This past weekend I had my three young boys over to stay with me – ages 13, 11, and 7. And while they’re active and get outside to play, they are, like the majority of today’s children, addicted to technology. If it were up to them, they’d stay on the couch, eyes glued to a screen (iPod, iPhone, Xbox, etc). But they read, they most definitely read (their dad’s a writer, they’d better read), and when they come over they know they’re not watching television. I don’t even own a television, but I do own books…shelves upon shelves upon shelves of books. But watching them on the couch, all pushing buttons and wrapped up in their game thing-a-ma-jigs, I got to wondering, how do we inspire this same hunger for reading? How to we get middle-grade boys eager to turn the page? How do we get boys reading as voraciously as they are when playing video games?
Peter Langella, in his 2013 Vermont College of Fine Arts graduate lecture “Boys and Literacy:
As writers of middle-grade fiction, how can we meet the needs, and challenge the cognitive and critical development, of the present day middle-grade boy reader?
Through progressive revelation, shorter chapter construction, and powerful, chapter-ending beats, middle-grade fiction can compel boy readers to keep turning pages, despite the lure of the multitude of electronic sirens.
On the “Guys Read” website, a web-based literacy program founded by the award-winning children’s writer and first National Ambassador of Young People’s literature, Jon Scieszka, several reasons are offered as to why boys may not read as much as their female counterparts. One such reason is their “action-oriented, competitive learning style.”
In the same sense that video games provide “achievement” awards for completing segments of a scene, accomplishing a task, or acquiring necessary information, books can award their readers with satisfying information or pivotal answers to clues.
In The Art of War for Writers, James Scott Bell states, “progressive revelation keeps readers turning pages.” Bell instructs the writer to drop clues like bread crumbs, drawing the reader forward with “unanswered questions.” Bell further explains that mystery and hints, introduced in stages, makes the reader wonder what is happening and, ultimately, discovering the plot in controlled, incremental doses.
This method of pulling the reader forward through the desire to see questions answered and secrets revealed acts in a similar manner to video game rewards for in-story accomplishments. In short, satisfying curiosity and providing a path towards logical storyline completion is the achievement children are used to getting.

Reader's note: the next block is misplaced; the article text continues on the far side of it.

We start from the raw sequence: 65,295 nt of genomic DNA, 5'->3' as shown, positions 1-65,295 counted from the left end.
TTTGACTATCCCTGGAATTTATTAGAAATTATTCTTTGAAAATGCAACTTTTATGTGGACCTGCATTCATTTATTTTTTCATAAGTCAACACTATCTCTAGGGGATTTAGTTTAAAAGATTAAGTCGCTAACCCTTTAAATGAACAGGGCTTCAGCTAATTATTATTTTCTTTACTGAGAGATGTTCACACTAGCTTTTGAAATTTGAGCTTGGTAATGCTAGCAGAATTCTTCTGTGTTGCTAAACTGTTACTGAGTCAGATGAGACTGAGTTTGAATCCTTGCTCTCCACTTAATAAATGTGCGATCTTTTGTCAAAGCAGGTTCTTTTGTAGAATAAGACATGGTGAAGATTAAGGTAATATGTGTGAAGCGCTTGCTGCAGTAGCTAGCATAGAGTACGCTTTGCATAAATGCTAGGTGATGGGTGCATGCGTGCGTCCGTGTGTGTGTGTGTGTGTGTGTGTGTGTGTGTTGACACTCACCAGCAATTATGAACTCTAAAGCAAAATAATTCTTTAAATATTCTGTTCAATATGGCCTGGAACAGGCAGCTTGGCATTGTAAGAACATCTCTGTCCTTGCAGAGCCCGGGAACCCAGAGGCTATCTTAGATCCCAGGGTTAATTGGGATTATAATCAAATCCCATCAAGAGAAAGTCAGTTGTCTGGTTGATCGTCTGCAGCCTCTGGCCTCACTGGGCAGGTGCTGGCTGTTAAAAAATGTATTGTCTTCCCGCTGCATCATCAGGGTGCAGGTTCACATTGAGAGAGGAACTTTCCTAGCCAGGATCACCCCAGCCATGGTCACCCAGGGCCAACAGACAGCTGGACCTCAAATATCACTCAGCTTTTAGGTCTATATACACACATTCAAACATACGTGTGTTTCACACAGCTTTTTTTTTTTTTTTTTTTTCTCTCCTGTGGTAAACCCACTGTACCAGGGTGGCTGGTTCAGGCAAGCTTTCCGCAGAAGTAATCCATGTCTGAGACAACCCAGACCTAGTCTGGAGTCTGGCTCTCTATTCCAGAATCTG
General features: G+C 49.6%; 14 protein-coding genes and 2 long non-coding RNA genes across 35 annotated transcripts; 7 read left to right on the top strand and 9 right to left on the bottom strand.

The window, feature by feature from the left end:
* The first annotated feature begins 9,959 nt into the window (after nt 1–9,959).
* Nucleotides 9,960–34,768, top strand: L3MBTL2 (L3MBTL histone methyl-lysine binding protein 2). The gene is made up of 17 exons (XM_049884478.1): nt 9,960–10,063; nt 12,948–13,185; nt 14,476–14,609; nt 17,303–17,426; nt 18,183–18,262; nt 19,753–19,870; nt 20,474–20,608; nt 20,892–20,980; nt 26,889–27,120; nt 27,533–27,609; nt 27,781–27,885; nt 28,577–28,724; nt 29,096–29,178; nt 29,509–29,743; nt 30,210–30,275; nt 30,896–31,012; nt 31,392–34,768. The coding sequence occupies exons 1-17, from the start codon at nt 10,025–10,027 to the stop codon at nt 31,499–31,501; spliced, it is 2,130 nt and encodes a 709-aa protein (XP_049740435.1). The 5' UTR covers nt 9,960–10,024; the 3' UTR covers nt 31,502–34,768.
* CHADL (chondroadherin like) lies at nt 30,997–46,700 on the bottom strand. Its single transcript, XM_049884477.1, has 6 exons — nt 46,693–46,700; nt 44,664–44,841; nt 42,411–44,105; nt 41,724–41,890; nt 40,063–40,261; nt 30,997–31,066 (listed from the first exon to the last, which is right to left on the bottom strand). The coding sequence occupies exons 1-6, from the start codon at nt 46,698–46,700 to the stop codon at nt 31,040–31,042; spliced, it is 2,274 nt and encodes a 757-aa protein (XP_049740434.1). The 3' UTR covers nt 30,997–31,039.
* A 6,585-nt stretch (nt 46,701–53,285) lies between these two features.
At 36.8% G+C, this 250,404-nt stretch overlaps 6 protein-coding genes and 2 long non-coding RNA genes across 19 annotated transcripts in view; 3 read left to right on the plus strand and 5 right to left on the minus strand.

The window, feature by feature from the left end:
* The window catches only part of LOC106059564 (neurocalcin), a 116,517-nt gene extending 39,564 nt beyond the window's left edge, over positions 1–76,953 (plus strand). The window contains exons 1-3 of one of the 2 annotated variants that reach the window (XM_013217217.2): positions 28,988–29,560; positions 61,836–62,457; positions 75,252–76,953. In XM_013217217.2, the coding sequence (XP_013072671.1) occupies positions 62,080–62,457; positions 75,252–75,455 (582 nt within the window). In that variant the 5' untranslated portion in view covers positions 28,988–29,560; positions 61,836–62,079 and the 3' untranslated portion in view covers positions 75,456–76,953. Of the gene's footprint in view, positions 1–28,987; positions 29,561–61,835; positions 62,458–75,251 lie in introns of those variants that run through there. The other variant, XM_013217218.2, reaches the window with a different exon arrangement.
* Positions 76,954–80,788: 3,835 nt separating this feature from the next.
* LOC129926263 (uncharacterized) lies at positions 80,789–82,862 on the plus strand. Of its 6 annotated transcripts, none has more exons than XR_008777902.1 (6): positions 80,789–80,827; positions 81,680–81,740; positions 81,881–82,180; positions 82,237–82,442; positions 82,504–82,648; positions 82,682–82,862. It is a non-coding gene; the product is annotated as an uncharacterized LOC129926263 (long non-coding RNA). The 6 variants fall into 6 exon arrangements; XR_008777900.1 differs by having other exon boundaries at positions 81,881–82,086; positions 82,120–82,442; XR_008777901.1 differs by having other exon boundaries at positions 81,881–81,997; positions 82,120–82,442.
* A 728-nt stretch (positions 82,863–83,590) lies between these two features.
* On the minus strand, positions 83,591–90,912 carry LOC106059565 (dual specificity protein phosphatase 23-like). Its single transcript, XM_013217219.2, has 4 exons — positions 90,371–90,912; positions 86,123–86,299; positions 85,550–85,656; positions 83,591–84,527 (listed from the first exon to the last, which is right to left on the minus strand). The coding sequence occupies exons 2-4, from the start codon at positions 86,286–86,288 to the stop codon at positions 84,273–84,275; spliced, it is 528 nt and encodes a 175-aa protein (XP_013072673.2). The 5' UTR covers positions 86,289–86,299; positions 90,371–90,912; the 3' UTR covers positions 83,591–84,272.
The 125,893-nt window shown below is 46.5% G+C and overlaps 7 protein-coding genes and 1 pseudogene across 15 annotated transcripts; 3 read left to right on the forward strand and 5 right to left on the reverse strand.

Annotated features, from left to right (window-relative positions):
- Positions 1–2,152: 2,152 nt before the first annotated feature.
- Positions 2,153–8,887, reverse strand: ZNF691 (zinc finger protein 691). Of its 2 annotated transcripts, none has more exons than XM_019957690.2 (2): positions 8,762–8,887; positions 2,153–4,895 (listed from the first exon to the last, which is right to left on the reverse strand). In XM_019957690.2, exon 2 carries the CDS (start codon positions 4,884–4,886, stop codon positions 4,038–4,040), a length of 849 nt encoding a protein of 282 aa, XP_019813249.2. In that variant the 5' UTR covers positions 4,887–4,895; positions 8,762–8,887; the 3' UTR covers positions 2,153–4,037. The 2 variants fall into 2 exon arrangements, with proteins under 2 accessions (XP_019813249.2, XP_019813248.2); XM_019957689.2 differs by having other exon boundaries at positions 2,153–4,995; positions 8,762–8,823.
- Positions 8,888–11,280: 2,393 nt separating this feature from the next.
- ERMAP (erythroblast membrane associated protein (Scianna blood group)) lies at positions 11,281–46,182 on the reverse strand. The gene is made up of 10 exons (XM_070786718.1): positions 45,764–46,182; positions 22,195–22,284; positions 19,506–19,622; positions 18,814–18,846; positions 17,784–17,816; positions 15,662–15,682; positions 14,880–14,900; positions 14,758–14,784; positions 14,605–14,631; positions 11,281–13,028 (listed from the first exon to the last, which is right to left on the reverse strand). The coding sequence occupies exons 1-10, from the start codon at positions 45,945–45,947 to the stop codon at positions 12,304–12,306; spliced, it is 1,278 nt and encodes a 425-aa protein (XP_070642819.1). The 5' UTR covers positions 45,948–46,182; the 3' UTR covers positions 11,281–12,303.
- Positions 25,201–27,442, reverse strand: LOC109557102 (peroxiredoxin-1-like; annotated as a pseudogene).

Charles Gilman does a wonderful job of progressive revelation in his “Tales From Lovecraft Middle School” series. As each book in the series is conceptually designed as a self-contained mystery, with links to an overall arc built on intrigue and suspense, the reader is fed a steady diet of clues, questions, and answers; just enough to sate their appetite and evoke deeper interest.
Another method to get boys turning pages and eager to read more than they currently do, is in the design and construction of the story itself. Shorter chapter lengths provide a different sense of accomplishment than the aforementioned concept.
Shorter chapters serve to compel increased page turns for two reasons. On a deeper level, containing a scene in a smaller vessel (i.e. a shorter chapter) allows the generally distracted reader to more easily grasp the story they are offered. Parceling plot in smaller chunks allows the reader to digest it quicker, easier and more satisfyingly.
Secondly, there is an inherent feeling of satisfaction in finishing a chapter. I believe that this holds true for both children and adults. Humans like completing things. If a young reader is able to read a chapter rather quickly, they may feel as if they have accomplished something. If the story has captured their interest and if the questions demand answers, they are more likely to turn that page and dive into the next chapter (especially if they expect that next chapter to be manageable).
Another element for compelling middle-grade boy readers is using chapter ending beats.
Robert McKee, in his book, Story, defines beat as “an exchange of behavior in action/reaction” that “shape[s] the turning of a scene.” That last beat, he explains, is the “Turning Point.”
While McKee intends his use of turning point in the traditional sense of story structure, I refer to it in the literal sense of a page turning point. Referring to the “Guys Read” contention that boys are more inclined towards “action-oriented” and “competitive learning” styles, the idea of fashioning powerful, cliffhanger endings is certainly a good way to get them turning pages.
Leaving a reader in the midst of action, or introducing a potential obstacle or challenge, may be enough to trigger the arguably innate desire for young male readers to turn that page.
While these are in no way intended to be gimmicks or ploys to trick an audience, they are concepts intended to meet the current mindset of a majority middle-grade boy readers.
The numbers of male readers within the middle-grade and young adult genre are depressingly low. Through understanding, accepting, and challenging the cognitive and critical thinking skills of middle-grade readers, as well as recognizing the needs existing in their own learning and reading processes, we may be best able to keep them turning pages and picking up more books.
To quote Jon Scieszka’s online literacy program: “Guys Read.”
Now, let’s get them reading more.